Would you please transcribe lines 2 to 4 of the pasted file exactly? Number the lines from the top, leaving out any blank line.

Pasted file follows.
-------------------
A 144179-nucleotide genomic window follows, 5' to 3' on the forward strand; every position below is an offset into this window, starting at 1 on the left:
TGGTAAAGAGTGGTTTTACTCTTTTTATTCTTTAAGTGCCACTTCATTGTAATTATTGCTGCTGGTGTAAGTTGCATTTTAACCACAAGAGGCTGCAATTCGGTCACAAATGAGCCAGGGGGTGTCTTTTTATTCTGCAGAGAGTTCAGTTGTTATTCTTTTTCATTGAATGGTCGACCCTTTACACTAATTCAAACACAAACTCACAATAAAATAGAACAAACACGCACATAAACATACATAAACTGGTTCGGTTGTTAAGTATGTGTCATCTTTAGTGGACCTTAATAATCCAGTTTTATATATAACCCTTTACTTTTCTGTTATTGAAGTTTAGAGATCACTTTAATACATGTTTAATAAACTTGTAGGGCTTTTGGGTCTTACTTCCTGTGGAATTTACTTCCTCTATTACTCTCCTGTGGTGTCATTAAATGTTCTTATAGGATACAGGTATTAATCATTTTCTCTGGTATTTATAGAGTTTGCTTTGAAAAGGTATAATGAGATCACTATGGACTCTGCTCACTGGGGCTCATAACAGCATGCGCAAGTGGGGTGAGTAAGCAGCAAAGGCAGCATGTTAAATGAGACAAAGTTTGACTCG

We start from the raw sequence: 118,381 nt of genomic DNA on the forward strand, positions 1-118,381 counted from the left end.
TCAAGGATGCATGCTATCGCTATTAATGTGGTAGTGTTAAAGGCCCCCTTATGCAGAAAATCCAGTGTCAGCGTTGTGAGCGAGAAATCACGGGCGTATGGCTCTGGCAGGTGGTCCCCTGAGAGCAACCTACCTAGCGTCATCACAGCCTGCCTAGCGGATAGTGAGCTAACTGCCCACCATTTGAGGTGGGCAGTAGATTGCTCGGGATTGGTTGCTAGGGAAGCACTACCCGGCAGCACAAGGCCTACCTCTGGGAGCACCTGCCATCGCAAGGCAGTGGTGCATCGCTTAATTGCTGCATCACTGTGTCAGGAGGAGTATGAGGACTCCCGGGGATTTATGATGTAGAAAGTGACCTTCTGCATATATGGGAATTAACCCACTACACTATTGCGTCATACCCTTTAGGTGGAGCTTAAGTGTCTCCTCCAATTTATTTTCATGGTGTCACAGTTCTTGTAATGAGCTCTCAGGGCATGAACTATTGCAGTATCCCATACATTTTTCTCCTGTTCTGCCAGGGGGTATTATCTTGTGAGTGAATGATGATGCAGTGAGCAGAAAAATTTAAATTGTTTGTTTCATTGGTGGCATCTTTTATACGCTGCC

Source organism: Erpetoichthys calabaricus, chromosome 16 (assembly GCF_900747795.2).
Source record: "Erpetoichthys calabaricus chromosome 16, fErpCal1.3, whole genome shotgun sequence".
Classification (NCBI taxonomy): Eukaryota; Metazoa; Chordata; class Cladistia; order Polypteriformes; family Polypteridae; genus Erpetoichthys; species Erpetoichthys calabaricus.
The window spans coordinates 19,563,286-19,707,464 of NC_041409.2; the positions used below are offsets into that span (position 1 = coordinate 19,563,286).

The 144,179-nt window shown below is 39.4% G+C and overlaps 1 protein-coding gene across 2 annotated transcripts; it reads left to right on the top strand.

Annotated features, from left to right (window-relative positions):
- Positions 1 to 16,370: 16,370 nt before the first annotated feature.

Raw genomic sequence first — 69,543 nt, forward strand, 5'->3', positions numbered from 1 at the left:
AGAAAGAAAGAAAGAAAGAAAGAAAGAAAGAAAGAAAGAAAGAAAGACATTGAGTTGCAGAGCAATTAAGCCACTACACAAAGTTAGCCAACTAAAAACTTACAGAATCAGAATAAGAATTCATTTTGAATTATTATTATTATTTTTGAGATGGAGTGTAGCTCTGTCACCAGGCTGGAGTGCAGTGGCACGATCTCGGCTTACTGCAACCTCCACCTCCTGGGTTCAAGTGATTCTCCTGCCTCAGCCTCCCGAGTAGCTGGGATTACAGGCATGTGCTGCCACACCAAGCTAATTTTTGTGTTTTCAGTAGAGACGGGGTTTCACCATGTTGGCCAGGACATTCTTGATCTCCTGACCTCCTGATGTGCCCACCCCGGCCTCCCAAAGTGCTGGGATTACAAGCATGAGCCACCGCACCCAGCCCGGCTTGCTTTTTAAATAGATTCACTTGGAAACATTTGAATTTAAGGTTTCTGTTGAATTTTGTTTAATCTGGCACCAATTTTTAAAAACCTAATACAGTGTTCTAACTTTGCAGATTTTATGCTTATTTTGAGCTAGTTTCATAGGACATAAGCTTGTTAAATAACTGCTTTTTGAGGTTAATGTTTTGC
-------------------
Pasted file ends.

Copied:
TGGTAAAGAGTGGTTTTACTCTTTTTATTCTTTAAGTGCCACTTCATTGTAATTATTGCTGCTGGTGTAAGTTGCATTTTAACCACAAGAGGCTGCAATTCGGTCACAAATGAGCCAGGGGGTGTCTTTTTATTCTGCAGAGAGTTCAGTTGTTATTCTTTTTCATTGAATGGTCGACCCTTTACACTAATTCAAACACAAACTCACAATAAAATAGAACAAACACGCACATAAACATACATAAACTGGTTCGGTTGTTAAGTATGTGTCATCTTTAGTGGACCTTAATAATCCAGTTTTATATATAACCCTTTACTTTTCTGTTATTGAAGTTTAGAGATCACTTTAATACATGTTTAATAAACTTGTAGGGCTTTTGGGTCTTACTTCCTGTGGAATTTACTTCCTCTATTACTCTCCTGTGGTGTCATTAAATGTTCTTATAGGATACAGGTATTAATCATTTTCTCTGGTATTTATAGAGTTTGCTTTGAAAAGGTATAATGAGATCACTATGGACTCTGCTCACTGGGGCTCATAACAGCATGCGCAAGTGGGGTGAGTAAGCAGCAAAGGCAGCATGTTAAATGAGACAAAGTTTGACTCG

We start from the raw sequence: 118,381 nt of genomic DNA on the forward strand, positions 1-118,381 counted from the left end.
TCAAGGATGCATGCTATCGCTATTAATGTGGTAGTGTTAAAGGCCCCCTTATGCAGAAAATCCAGTGTCAGCGTTGTGAGCGAGAAATCACGGGCGTATGGCTCTGGCAGGTGGTCCCCTGAGAGCAACCTACCTAGCGTCATCACAGCCTGCCTAGCGGATAGTGAGCTAACTGCCCACCATTTGAGGTGGGCAGTAGATTGCTCGGGATTGGTTGCTAGGGAAGCACTACCCGGCAGCACAAGGCCTACCTCTGGGAGCACCTGCCATCGCAAGGCAGTGGTGCATCGCTTAATTGCTGCATCACTGTGTCAGGAGGAGTATGAGGACTCCCGGGGATTTATGATGTAGAAAGTGACCTTCTGCATATATGGGAATTAACCCACTACACTATTGCGTCATACCCTTTAGGTGGAGCTTAAGTGTCTCCTCCAATTTATTTTCATGGTGTCACAGTTCTTGTAATGAGCTCTCAGGGCATGAACTATTGCAGTATCCCATACATTTTTCTCCTGTTCTGCCAGGGGGTATTATCTTGTGAGTGAATGATGATGCAGTGAGCAGAAAAATTTAAATTGTTTGTTTCATTGGTGGCATCTTTTATACGCTGCC